Cultural Influences on Psychiatrists' Constructions of Mental Health Problems: a Repertory Grid Study
Addo, Mary Eno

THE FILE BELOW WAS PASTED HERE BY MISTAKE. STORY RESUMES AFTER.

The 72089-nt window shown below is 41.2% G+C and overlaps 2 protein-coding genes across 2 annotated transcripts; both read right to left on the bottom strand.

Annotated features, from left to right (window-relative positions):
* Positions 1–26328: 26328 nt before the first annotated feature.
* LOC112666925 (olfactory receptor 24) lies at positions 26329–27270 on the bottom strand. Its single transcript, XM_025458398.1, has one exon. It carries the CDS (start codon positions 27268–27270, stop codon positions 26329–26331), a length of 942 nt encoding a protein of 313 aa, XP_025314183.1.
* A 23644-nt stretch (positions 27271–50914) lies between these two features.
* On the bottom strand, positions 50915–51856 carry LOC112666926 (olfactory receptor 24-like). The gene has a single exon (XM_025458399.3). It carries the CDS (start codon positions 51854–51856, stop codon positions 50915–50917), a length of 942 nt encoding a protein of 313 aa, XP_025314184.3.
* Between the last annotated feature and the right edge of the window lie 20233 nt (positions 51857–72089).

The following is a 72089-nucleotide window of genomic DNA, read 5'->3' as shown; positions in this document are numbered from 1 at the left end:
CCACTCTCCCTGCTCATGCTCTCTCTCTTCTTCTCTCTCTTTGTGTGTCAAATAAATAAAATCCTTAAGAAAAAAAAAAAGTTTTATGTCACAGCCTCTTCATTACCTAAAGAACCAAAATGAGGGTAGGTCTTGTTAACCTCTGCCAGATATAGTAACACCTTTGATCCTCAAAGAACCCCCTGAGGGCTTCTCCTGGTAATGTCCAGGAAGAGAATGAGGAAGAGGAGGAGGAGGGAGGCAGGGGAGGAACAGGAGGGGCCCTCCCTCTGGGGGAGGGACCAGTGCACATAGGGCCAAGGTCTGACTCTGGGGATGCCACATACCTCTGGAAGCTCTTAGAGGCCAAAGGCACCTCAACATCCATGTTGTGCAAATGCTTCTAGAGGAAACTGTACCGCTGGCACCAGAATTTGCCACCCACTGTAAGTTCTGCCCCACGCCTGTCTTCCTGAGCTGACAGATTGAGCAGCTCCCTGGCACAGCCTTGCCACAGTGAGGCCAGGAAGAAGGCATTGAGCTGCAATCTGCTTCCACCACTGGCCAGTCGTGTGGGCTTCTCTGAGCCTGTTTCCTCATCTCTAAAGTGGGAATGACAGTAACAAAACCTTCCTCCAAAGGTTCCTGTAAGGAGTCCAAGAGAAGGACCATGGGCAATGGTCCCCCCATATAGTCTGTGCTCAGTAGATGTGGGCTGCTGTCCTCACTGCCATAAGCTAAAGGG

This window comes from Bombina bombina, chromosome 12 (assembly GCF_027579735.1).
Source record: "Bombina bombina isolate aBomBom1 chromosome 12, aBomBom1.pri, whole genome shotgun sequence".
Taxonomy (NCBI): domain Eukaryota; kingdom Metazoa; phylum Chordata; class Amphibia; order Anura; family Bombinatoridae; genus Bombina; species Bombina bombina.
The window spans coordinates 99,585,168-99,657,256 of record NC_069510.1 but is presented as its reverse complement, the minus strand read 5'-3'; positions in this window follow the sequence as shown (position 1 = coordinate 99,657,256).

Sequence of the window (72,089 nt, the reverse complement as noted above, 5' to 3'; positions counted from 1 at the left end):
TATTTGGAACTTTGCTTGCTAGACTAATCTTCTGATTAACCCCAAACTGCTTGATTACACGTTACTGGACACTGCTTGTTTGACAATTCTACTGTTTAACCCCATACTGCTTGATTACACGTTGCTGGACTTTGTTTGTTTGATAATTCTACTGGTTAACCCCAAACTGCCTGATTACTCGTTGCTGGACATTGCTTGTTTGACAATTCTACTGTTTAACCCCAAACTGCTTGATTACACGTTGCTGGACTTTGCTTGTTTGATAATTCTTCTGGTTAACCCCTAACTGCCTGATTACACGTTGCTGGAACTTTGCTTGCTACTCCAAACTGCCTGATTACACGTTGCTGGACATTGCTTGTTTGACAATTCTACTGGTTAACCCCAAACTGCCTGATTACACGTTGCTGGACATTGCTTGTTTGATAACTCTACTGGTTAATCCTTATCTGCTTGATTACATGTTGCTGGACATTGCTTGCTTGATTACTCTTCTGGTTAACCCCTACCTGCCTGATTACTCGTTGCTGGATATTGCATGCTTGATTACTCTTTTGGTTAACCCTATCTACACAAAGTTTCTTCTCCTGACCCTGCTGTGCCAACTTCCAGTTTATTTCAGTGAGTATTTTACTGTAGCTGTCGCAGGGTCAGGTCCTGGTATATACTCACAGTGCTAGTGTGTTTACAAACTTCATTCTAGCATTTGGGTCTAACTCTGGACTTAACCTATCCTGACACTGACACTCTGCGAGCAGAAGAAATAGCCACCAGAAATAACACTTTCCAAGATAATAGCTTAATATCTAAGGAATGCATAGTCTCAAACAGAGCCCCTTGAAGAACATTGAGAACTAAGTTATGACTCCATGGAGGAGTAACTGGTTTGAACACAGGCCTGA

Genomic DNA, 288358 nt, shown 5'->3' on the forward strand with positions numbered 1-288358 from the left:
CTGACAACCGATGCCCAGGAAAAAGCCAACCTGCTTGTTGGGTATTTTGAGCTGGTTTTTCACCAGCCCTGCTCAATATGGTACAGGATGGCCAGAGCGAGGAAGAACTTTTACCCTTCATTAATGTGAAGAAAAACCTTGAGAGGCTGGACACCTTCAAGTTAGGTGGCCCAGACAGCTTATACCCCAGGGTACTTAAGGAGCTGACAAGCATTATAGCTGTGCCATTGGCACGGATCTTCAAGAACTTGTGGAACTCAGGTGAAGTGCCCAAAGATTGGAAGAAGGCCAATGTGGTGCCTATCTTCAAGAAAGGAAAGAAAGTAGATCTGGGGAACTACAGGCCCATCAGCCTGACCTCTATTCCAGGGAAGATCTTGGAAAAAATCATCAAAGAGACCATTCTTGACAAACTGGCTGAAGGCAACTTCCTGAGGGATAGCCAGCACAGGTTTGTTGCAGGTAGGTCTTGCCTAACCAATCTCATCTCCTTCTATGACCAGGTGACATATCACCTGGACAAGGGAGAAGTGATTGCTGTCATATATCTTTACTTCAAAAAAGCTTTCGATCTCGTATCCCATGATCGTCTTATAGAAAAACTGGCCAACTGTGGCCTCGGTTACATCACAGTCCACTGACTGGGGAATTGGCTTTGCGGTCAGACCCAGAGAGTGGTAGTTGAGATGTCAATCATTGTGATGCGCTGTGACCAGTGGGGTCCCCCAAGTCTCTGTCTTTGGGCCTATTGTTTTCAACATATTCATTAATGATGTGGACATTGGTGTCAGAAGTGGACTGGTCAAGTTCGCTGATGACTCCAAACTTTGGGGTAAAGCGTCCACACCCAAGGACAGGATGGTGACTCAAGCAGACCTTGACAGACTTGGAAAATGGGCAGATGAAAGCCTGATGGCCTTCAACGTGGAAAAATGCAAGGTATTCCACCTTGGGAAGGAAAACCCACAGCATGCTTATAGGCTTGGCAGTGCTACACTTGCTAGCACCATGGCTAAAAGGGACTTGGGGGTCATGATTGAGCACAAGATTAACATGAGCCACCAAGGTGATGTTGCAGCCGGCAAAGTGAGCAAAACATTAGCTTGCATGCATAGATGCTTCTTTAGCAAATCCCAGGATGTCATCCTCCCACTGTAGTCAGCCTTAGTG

Background: The literature suggests that people from different cultures make sense of their experiences in different ways, including how they understand mental health problems. Much of this research focused on how clients from different cultures understand their mental health problems. There are a few studies on clinicians’ construal of clients. There appears to be a lack of research looking at how clinicians from various ethnicities construe clients from different ethnicities. Aims: The research explored whether psychiatrists from different ethnicities have different ways of understanding clients of similar or different ethnic background to themselves. Additionally, differences in the ways in which psychiatrists from different ethnicities construe clients and people significant to them in their personal lives were explored. Method: Using a cross-sectional approach, within subject and between-subject designs were employed. Seventeen Trainee Psychiatrists were recruited from various academic settings. Repertory grid technique was used to elicit significant people in the participant’s life and clients they have worked with as well as constructs, on which all the elements were rated. Results: The study showed that the participants did not find clients of the same ethnicity more meaningful, similar to themselves or easier to understand than the clients of a different ethnicity. However, it was found that the participants were more conflicted in their construing of clients of a different ethnicity. The case examples showed differences in the ways that psychiatrists from different ethnicities make sense of clients. Conclusions: In a novel study that used repertory grid technique to explore an ethnically diverse group of psychiatrists’ construing of clients, the findings highlight the implicit processes that can influence clinical practice when clinicians encounter clients from diverse ethnic backgrounds. In light of working cross-culturally as clinicians, the study addresses the need to acknowledge the impact of cultural differences; through reflection, consultation, and training.
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